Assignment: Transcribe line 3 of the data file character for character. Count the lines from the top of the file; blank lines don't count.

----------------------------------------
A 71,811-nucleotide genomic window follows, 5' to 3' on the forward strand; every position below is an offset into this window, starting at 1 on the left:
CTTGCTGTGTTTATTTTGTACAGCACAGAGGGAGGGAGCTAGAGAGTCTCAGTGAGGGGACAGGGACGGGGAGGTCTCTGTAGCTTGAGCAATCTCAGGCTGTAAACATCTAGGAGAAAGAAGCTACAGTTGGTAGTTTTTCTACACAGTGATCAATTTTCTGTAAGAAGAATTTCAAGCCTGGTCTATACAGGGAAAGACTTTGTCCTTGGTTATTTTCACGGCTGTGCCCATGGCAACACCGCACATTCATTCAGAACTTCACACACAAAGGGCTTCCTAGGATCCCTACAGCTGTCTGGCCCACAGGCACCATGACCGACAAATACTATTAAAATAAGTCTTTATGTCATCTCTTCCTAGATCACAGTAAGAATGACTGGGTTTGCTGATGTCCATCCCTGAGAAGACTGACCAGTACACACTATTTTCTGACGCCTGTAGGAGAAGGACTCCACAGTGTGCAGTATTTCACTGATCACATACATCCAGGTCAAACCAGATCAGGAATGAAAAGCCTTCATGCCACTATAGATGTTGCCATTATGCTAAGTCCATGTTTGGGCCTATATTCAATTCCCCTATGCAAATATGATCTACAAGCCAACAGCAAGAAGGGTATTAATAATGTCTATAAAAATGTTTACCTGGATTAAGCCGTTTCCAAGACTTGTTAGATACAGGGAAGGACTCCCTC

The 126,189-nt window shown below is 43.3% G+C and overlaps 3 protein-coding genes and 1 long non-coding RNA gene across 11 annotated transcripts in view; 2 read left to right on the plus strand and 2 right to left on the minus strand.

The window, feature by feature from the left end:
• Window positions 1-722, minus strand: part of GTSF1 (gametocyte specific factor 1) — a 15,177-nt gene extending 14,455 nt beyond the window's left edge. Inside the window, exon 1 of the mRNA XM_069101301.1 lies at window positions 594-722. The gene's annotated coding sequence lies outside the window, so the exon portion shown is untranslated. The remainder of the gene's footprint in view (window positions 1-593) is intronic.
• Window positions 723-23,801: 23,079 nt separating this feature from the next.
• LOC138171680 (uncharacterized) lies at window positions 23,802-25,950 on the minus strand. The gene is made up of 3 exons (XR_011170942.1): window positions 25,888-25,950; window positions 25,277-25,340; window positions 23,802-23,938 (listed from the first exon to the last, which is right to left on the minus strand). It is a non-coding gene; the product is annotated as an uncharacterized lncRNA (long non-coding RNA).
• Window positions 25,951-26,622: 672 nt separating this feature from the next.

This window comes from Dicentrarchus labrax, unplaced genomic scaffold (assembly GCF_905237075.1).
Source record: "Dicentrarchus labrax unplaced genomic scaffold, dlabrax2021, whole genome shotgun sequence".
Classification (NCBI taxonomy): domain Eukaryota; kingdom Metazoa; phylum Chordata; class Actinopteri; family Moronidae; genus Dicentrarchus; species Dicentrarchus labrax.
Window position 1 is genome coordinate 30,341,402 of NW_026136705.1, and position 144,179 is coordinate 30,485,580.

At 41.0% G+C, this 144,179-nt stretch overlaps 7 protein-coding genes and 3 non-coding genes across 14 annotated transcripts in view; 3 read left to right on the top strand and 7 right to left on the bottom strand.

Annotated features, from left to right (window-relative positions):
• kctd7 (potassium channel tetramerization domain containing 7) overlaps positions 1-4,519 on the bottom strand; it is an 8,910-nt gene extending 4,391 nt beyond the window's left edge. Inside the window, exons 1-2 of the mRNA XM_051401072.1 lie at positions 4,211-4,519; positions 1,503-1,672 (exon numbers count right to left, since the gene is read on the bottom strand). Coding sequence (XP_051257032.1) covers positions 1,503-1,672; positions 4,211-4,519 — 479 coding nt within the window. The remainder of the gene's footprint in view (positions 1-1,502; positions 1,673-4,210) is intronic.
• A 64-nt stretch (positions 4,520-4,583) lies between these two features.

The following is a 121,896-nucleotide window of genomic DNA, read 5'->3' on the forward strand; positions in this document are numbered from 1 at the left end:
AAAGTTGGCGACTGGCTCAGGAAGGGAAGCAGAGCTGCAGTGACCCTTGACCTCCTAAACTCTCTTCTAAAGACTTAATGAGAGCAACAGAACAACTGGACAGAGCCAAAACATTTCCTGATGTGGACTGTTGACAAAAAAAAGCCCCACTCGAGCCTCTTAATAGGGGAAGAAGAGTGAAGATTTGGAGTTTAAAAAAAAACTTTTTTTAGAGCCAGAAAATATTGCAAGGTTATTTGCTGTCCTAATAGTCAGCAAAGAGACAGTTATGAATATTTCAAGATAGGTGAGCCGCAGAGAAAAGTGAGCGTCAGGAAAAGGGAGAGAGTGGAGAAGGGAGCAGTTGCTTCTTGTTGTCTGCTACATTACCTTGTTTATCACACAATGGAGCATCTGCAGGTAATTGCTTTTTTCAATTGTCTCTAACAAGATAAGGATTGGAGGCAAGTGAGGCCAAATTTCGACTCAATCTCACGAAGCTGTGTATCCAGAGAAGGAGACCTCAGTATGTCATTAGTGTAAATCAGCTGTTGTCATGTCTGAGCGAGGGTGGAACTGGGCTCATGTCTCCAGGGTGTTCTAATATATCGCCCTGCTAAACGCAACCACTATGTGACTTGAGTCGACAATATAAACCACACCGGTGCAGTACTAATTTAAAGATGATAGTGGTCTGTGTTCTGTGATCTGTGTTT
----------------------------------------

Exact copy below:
The 126,189-nt window shown below is 43.3% G+C and overlaps 3 protein-coding genes and 1 long non-coding RNA gene across 11 annotated transcripts in view; 2 read left to right on the plus strand and 2 right to left on the minus strand.